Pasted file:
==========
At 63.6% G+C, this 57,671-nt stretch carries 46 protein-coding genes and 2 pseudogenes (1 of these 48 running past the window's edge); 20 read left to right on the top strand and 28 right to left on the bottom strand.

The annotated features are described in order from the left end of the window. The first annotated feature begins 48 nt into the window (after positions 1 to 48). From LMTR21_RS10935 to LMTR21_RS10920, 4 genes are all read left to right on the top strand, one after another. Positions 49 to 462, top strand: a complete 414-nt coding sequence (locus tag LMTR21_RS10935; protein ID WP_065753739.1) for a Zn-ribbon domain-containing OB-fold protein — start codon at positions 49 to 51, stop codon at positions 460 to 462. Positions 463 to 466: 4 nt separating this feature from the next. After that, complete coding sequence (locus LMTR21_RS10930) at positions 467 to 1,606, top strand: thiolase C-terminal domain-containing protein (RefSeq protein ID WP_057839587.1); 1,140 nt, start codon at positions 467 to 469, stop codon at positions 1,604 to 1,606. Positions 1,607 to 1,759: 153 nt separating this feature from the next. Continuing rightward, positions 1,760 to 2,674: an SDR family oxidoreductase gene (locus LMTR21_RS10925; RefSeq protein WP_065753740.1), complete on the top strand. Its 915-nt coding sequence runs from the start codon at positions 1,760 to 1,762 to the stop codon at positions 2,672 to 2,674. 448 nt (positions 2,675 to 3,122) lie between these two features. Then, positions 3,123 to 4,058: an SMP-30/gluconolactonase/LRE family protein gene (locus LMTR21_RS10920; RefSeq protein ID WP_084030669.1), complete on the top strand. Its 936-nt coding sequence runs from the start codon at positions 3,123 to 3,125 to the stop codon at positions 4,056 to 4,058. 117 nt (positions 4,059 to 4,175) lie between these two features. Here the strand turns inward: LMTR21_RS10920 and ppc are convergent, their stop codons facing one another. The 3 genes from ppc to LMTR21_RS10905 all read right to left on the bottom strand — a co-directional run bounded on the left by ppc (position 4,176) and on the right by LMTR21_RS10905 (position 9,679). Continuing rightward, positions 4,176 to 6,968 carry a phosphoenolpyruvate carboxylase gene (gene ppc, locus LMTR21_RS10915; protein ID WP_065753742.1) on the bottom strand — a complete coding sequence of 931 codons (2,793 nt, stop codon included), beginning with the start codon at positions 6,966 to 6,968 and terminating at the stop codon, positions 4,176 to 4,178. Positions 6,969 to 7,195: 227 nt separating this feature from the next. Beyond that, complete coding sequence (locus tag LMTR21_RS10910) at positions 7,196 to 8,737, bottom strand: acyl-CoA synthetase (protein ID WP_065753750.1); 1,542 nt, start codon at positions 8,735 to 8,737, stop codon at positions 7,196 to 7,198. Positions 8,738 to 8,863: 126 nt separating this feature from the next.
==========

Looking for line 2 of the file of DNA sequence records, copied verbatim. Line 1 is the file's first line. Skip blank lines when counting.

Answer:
The annotated features are described in order from the left end of the window. The first annotated feature begins 48 nt into the window (after positions 1 to 48). From LMTR21_RS10935 to LMTR21_RS10920, 4 genes are all read left to right on the top strand, one after another. Positions 49 to 462, top strand: a complete 414-nt coding sequence (locus tag LMTR21_RS10935; protein ID WP_065753739.1) for a Zn-ribbon domain-containing OB-fold protein — start codon at positions 49 to 51, stop codon at positions 460 to 462. Positions 463 to 466: 4 nt separating this feature from the next. After that, complete coding sequence (locus LMTR21_RS10930) at positions 467 to 1,606, top strand: thiolase C-terminal domain-containing protein (RefSeq protein ID WP_057839587.1); 1,140 nt, start codon at positions 467 to 469, stop codon at positions 1,604 to 1,606. Positions 1,607 to 1,759: 153 nt separating this feature from the next. Continuing rightward, positions 1,760 to 2,674: an SDR family oxidoreductase gene (locus LMTR21_RS10925; RefSeq protein WP_065753740.1), complete on the top strand. Its 915-nt coding sequence runs from the start codon at positions 1,760 to 1,762 to the stop codon at positions 2,672 to 2,674. 448 nt (positions 2,675 to 3,122) lie between these two features. Then, positions 3,123 to 4,058: an SMP-30/gluconolactonase/LRE family protein gene (locus LMTR21_RS10920; RefSeq protein ID WP_084030669.1), complete on the top strand. Its 936-nt coding sequence runs from the start codon at positions 3,123 to 3,125 to the stop codon at positions 4,056 to 4,058. 117 nt (positions 4,059 to 4,175) lie between these two features. Here the strand turns inward: LMTR21_RS10920 and ppc are convergent, their stop codons facing one another. The 3 genes from ppc to LMTR21_RS10905 all read right to left on the bottom strand — a co-directional run bounded on the left by ppc (position 4,176) and on the right by LMTR21_RS10905 (position 9,679). Continuing rightward, positions 4,176 to 6,968 carry a phosphoenolpyruvate carboxylase gene (gene ppc, locus LMTR21_RS10915; protein ID WP_065753742.1) on the bottom strand — a complete coding sequence of 931 codons (2,793 nt, stop codon included), beginning with the start codon at positions 6,966 to 6,968 and terminating at the stop codon, positions 4,176 to 4,178. Positions 6,969 to 7,195: 227 nt separating this feature from the next. Beyond that, complete coding sequence (locus tag LMTR21_RS10910) at positions 7,196 to 8,737, bottom strand: acyl-CoA synthetase (protein ID WP_065753750.1); 1,542 nt, start codon at positions 8,735 to 8,737, stop codon at positions 7,196 to 7,198. Positions 8,738 to 8,863: 126 nt separating this feature from the next.